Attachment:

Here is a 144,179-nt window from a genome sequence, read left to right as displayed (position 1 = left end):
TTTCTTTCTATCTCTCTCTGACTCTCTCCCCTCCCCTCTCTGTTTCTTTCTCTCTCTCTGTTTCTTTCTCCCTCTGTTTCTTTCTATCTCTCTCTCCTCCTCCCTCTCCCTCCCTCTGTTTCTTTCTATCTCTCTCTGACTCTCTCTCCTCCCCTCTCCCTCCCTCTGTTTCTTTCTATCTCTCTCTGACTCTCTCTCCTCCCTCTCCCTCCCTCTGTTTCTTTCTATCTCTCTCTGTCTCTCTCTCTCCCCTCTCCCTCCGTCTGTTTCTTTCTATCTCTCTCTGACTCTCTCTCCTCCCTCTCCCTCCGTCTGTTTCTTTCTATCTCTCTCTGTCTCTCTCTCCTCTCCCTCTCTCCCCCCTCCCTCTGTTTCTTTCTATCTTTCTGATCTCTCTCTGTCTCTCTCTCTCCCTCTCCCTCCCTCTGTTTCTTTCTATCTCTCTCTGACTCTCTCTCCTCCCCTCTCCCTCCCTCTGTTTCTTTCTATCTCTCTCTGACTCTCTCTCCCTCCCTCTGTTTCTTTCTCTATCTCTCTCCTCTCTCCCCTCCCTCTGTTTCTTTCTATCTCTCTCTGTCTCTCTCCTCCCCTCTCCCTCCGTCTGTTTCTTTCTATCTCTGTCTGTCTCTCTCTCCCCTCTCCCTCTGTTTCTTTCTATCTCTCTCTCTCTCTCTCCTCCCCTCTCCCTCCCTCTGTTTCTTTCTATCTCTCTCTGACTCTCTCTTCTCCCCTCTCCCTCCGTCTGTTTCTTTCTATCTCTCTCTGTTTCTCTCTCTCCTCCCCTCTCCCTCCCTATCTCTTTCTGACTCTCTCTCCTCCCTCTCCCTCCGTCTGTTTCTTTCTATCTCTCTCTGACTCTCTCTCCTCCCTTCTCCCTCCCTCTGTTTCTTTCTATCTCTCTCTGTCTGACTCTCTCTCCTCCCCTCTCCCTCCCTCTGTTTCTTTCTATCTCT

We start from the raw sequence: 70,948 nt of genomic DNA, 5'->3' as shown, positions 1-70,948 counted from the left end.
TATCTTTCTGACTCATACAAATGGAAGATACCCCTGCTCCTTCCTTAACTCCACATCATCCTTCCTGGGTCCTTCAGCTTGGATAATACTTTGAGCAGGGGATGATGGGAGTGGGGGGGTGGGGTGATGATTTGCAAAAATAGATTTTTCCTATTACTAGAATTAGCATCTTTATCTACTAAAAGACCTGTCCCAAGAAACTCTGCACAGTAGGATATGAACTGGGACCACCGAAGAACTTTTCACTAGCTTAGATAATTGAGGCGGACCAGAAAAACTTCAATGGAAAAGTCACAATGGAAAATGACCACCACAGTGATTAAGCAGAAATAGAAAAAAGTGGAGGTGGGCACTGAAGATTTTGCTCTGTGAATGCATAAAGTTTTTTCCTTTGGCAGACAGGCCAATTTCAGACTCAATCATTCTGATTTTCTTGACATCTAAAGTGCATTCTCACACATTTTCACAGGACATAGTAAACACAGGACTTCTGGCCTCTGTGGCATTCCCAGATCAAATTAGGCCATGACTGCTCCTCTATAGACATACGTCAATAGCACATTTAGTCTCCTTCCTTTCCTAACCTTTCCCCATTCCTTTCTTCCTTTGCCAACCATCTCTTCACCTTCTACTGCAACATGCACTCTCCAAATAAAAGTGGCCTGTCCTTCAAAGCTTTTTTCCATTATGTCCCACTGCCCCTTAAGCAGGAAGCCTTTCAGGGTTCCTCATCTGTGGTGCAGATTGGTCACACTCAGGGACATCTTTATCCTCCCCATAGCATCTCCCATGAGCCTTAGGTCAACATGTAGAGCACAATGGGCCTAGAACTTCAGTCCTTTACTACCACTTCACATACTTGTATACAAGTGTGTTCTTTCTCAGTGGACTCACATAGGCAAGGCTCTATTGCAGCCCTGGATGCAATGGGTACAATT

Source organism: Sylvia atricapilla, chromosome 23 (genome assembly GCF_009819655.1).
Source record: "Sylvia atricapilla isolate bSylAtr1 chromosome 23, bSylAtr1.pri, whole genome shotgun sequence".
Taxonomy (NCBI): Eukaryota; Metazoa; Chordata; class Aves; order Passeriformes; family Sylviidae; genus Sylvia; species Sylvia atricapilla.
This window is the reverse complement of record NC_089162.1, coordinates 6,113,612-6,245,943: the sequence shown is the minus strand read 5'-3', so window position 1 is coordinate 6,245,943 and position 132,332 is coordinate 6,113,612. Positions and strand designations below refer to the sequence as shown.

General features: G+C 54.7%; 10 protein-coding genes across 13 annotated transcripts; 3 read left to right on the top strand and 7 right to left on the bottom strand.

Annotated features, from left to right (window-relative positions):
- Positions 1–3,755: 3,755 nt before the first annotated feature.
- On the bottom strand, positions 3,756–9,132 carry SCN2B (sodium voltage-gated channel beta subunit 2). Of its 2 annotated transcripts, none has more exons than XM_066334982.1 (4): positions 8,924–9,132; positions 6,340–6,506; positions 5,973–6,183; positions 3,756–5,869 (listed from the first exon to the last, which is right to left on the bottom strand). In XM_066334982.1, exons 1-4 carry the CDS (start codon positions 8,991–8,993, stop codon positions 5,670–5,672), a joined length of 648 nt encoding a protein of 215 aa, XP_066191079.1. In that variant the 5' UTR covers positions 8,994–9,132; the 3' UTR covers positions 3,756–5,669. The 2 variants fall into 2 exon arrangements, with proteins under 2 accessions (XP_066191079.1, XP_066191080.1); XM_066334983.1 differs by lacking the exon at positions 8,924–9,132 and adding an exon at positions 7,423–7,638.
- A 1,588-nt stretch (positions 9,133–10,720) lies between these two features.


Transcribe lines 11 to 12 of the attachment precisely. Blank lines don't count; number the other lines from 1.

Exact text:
- Positions 1–3,755: 3,755 nt before the first annotated feature.
- On the bottom strand, positions 3,756–9,132 carry SCN2B (sodium voltage-gated channel beta subunit 2). Of its 2 annotated transcripts, none has more exons than XM_066334982.1 (4): positions 8,924–9,132; positions 6,340–6,506; positions 5,973–6,183; positions 3,756–5,869 (listed from the first exon to the last, which is right to left on the bottom strand). In XM_066334982.1, exons 1-4 carry the CDS (start codon positions 8,991–8,993, stop codon positions 5,670–5,672), a joined length of 648 nt encoding a protein of 215 aa, XP_066191079.1. In that variant the 5' UTR covers positions 8,994–9,132; the 3' UTR covers positions 3,756–5,669. The 2 variants fall into 2 exon arrangements, with proteins under 2 accessions (XP_066191079.1, XP_066191080.1); XM_066334983.1 differs by lacking the exon at positions 8,924–9,132 and adding an exon at positions 7,423–7,638.